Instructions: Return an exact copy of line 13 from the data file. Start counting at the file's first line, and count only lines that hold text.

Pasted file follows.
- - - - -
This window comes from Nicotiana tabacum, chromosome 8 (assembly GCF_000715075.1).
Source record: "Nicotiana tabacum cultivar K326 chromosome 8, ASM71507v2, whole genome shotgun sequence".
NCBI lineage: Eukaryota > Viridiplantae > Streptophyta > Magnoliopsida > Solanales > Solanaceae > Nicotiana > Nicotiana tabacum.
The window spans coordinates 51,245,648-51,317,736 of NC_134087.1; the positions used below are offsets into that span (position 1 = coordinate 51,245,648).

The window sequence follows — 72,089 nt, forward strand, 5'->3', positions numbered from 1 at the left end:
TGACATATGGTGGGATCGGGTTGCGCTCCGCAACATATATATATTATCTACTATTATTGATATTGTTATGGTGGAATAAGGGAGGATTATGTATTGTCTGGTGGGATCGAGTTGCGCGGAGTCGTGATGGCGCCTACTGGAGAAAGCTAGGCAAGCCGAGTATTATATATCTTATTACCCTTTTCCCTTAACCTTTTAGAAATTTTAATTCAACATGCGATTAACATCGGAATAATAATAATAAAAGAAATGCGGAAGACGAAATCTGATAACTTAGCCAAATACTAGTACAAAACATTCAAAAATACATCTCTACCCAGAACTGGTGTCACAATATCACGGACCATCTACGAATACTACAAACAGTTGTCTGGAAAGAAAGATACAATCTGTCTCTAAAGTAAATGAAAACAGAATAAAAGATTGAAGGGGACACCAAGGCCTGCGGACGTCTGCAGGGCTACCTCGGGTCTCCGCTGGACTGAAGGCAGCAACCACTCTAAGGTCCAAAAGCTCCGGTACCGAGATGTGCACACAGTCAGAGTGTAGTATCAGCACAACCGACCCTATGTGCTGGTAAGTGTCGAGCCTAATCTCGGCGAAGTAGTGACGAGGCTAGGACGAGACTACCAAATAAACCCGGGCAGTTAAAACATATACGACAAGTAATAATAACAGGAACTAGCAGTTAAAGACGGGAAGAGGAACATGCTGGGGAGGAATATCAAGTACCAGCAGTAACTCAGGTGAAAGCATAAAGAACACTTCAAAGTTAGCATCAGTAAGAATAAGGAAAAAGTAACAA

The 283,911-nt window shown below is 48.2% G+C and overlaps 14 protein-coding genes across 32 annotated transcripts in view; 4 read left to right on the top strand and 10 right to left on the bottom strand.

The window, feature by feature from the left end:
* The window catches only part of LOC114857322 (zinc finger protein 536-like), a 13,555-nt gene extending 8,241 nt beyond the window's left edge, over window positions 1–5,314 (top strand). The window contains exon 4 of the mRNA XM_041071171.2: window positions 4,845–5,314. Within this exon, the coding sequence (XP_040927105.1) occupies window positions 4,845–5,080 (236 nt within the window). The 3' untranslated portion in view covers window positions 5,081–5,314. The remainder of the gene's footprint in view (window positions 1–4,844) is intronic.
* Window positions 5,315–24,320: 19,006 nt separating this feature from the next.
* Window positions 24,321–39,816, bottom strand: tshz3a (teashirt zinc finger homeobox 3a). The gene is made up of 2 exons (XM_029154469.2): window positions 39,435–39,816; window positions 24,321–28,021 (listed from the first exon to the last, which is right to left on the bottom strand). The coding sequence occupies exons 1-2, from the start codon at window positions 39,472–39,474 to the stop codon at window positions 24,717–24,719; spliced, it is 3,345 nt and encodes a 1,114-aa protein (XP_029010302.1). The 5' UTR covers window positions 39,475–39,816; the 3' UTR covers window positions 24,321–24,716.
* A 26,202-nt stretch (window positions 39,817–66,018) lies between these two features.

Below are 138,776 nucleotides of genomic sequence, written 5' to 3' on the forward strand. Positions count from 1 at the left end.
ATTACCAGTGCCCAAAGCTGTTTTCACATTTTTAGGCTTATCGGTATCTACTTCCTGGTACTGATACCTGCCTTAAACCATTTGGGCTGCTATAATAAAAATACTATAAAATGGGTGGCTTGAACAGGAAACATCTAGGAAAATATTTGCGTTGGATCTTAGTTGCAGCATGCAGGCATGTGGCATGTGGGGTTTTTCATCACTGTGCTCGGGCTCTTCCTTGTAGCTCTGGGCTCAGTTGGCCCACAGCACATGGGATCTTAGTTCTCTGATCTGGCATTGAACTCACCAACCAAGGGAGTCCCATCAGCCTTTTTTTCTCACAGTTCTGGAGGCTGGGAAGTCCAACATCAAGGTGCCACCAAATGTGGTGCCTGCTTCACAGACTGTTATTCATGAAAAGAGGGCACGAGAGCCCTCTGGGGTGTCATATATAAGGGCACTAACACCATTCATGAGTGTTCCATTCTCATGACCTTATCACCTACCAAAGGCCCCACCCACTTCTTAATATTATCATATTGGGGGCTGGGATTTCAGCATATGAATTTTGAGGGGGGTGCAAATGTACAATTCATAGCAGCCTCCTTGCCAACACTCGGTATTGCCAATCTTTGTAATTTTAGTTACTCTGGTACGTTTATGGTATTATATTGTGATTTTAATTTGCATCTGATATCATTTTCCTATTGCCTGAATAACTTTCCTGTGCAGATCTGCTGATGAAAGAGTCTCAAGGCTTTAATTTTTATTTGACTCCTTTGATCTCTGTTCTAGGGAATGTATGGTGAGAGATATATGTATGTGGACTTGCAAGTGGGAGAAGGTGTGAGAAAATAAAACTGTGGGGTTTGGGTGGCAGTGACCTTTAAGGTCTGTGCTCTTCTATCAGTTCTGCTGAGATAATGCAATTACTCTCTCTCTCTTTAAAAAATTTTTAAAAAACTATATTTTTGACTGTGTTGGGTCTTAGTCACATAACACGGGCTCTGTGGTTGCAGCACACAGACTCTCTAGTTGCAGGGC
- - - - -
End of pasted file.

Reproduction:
Below are 138,776 nucleotides of genomic sequence, written 5' to 3' on the forward strand. Positions count from 1 at the left end.